Everybody wants results from digital marketing.
But what works for you and your business and your customer is different than what works for everyone else.
You can try to follow formulas and systems, and they’ll work to a point, but there is always testing and looking at results and optimizing.
Sometimes you find something awesome and creative that drives huge results…
But new creative often doesn’t work.
It’s risky to try new things.
Testing and learning is expensive.
Not testing, not creating, isn’t the answer either- you’ll never get noticed- you’ll never learn- but there’s a cost to learning.
And too much creativity and novelty is risky.
So how do you manage risk while testing and trying to achieve great results?
The more you spend on digital ads, the more you have to be aware of this.
As we attempt to expand while continuing to get good results, it becomes more and more important to manage risk around creative testing.
How Do You Maximize Profits With Ad Spend Allocations?
You have to make creative decisions and allocate your ad spend against creative in a way that balances the need for two things:
#1 Profitability (high results or low costs of any kind, regardless of the KPI we use for it at the time): any goals we have for appointments, revenue or cost per new customer must be achieved at the same time that we create and learn.
#2 Novelty: to push forward our KPI’s, we need varying degrees of novelty in the creative. It’s the amount of novelty, the degree that it diverges from what has been proven to work, that increases the risk, increases the cost of testing and lowers profit while testing.
At times, we work with a simple system of allocating ad spend between:
A. BEST: proven ads (and when I say ads, we may also mean landing pages, depending on how traffic distribution is set up) that achieve our best KPI performance so far. We allocate a certain amount of ad spend to this- as much as possible, to try to achieve the overall KPI goal- while leaving a certain amount of spend for the “TEST” group. In the beginning when nothing is proven, it’s all TEST. And the definition of BEST changes as the KPI’s improve.
– vs. –
B. TEST: new ideas that are unproven. Many of them will not perform and will be discontinued. Some will end up in the BEST group.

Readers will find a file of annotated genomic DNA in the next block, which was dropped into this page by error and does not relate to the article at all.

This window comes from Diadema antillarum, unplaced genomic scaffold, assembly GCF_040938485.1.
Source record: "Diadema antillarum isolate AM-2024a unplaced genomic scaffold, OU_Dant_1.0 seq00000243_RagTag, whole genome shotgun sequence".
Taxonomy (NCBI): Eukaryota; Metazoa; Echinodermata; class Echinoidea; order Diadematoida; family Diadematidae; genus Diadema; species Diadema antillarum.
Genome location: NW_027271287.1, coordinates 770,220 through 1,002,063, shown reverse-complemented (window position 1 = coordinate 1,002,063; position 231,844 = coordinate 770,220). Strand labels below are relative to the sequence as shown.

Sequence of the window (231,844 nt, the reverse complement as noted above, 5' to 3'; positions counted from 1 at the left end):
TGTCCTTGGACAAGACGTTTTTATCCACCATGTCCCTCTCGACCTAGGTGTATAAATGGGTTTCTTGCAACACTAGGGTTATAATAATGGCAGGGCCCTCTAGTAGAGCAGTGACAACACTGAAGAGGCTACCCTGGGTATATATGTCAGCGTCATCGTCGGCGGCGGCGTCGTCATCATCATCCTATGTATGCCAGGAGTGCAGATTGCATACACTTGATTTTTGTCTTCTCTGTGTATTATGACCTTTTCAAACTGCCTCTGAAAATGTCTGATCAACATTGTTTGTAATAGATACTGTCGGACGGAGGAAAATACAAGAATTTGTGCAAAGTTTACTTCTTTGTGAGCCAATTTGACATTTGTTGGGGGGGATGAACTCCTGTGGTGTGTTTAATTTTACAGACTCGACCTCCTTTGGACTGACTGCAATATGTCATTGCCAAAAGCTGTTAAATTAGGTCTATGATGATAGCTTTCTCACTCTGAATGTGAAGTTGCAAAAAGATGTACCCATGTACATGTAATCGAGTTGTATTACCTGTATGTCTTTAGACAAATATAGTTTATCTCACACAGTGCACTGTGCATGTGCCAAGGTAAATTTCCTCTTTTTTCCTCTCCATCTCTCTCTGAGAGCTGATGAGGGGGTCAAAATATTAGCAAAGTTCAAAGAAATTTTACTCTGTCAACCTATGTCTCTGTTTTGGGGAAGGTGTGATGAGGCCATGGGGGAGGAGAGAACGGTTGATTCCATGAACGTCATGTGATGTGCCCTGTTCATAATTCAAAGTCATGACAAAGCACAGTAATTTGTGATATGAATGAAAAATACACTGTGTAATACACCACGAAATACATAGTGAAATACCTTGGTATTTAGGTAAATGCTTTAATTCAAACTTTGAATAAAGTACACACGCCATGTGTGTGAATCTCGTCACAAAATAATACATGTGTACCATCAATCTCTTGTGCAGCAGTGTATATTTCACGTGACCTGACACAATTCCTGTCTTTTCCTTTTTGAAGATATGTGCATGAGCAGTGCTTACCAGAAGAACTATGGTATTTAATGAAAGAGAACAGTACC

As a rule of thumb, we can recommend a ratio of anywhere from 50:50 to 80:20 BEST:TEST.
However, in more complicated situations like TPW, I recommend we look at more groups, as shown in this image…
#1 OLD Proven Creative
Proven profitable, or best performing creative so far
Keep in mind that the definition of proven is relative
KPI’s improve over time, and the definition of what’s best changes
Best investment for ensuring KPI goals
#2 NEW Slight Variations on Proven Creative
e.g. changing one bit of text or one image in an ad or landing page
Lowest risk of poor performance for new creative
Highest assurance of profitability for new creative
#3 NEW Bigger Variations on Proven Creative
e.g. a big landing page layout change, or changing multiple things at one time
Medium risk of poor performance for new creative
Medium assurance of profitability for new creative
#4 NEW Totally New Creative
e.g. totally new ideas, themes, messages, formats and customer pathways unlike previous tests
Some amount of totally new is required, but because its overall performance is, on average, the lowest, it should be allocated the least amount.
Highest risk of poor performance for new creative
Least assurance of reaching KPI goals
An example spend ratio could be…
The idea is to put spend in every group to allow for diversity but to allocate spend conservatively to reduce KPI performance risks.
It’s critical that to use this 4-category system for new ad, landing page and other tests as you go forward and increase ad spend.
If you don’t do this, you risk spending too much on the riskiest creative, and while you may learn a lot, you will not at the same time produce satisfying results.
Brian Carter is a popular business expert and keynote speaker with Fortune 500 clients like NBC, Microsoft and Humana as well as small businesses. He delivers motivational keynotes with practical takeaways with the comedic flair of his stand up comedy background. His agency, The Brian Carter Group, creates marketing that excites customers and increases brand visibility, sales and loyalty. Brian is a bestselling author you’ve probably seen on Bloomberg TV or in Inc, Entrepreneur, The Wall Street Journal or The New York Times. He has over 250,000 online fans and reaches over 3 million people per year.